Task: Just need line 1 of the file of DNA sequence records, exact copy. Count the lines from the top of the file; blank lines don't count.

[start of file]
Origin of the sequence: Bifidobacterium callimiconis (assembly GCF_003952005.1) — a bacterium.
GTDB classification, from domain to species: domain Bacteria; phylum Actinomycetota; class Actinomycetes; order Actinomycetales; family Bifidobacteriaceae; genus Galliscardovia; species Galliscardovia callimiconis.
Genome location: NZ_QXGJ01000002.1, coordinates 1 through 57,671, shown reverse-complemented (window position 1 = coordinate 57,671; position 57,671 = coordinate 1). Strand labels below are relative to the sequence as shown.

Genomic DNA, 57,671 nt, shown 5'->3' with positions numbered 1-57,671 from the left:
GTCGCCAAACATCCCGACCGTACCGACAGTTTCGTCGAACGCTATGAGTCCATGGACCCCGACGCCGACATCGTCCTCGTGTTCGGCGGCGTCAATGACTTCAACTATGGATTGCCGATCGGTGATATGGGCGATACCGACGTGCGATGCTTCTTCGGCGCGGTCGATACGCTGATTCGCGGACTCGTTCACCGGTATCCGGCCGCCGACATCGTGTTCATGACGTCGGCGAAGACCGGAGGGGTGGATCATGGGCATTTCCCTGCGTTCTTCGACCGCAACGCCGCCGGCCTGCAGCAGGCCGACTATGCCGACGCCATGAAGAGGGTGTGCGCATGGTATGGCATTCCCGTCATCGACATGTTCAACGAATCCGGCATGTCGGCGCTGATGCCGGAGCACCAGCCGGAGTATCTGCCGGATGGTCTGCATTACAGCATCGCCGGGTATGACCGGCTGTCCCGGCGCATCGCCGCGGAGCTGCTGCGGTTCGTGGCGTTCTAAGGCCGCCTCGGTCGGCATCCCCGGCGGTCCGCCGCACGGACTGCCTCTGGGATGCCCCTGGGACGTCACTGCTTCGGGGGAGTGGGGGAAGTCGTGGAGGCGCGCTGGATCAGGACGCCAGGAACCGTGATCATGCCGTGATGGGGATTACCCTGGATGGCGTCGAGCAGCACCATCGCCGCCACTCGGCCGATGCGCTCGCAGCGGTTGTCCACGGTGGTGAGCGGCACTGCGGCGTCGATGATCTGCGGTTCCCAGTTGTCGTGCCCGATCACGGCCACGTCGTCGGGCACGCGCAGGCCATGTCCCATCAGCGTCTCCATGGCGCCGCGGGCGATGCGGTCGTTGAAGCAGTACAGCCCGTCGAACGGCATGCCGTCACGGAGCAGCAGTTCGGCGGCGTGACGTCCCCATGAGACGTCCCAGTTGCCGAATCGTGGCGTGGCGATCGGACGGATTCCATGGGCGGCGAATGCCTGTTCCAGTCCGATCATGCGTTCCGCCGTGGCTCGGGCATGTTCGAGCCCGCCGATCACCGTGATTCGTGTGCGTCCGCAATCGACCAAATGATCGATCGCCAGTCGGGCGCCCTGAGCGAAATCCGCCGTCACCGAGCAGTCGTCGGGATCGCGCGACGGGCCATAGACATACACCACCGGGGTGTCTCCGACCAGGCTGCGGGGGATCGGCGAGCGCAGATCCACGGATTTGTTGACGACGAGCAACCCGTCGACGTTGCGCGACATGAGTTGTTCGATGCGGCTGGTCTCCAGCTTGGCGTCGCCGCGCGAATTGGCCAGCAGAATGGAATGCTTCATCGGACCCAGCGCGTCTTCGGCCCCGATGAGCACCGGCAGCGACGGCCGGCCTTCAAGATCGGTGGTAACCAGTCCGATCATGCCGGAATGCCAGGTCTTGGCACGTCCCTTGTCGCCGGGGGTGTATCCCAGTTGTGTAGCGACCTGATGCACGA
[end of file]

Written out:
Origin of the sequence: Bifidobacterium callimiconis (assembly GCF_003952005.1) — a bacterium.